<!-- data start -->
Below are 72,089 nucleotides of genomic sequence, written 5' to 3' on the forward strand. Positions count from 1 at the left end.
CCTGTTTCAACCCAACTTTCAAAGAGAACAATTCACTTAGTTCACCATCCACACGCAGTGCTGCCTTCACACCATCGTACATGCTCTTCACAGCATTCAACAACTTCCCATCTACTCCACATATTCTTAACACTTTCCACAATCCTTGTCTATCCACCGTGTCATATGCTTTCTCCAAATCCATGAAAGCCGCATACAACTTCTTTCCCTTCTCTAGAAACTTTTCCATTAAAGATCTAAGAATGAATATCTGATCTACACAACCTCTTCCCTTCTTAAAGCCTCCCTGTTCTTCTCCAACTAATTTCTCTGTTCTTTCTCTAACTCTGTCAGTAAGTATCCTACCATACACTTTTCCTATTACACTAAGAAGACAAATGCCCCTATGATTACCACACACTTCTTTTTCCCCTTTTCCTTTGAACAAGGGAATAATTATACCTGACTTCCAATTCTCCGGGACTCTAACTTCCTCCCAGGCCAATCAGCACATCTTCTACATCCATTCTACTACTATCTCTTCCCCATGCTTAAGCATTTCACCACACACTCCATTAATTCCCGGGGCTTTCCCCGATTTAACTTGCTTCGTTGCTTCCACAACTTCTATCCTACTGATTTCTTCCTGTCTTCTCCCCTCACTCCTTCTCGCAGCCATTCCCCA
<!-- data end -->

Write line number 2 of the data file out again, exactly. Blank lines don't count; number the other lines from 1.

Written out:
CCTGTTTCAACCCAACTTTCAAAGAGAACAATTCACTTAGTTCACCATCCACACGCAGTGCTGCCTTCACACCATCGTACATGCTCTTCACAGCATTCAACAACTTCCCATCTACTCCACATATTCTTAACACTTTCCACAATCCTTGTCTATCCACCGTGTCATATGCTTTCTCCAAATCCATGAAAGCCGCATACAACTTCTTTCCCTTCTCTAGAAACTTTTCCATTAAAGATCTAAGAATGAATATCTGATCTACACAACCTCTTCCCTTCTTAAAGCCTCCCTGTTCTTCTCCAACTAATTTCTCTGTTCTTTCTCTAACTCTGTCAGTAAGTATCCTACCATACACTTTTCCTATTACACTAAGAAGACAAATGCCCCTATGATTACCACACACTTCTTTTTCCCCTTTTCCTTTGAACAAGGGAATAATTATACCTGACTTCCAATTCTCCGGGACTCTAACTTCCTCCCAGGCCAATCAGCACATCTTCTACATCCATTCTACTACTATCTCTTCCCCATGCTTAAGCATTTCACCACACACTCCATTAATTCCCGGGGCTTTCCCCGATTTAACTTGCTTCGTTGCTTCCACAACTTCTATCCTACTGATTTCTTCCTGTCTTCTCCCCTCACTCCTTCTCGCAGCCATTCCCCA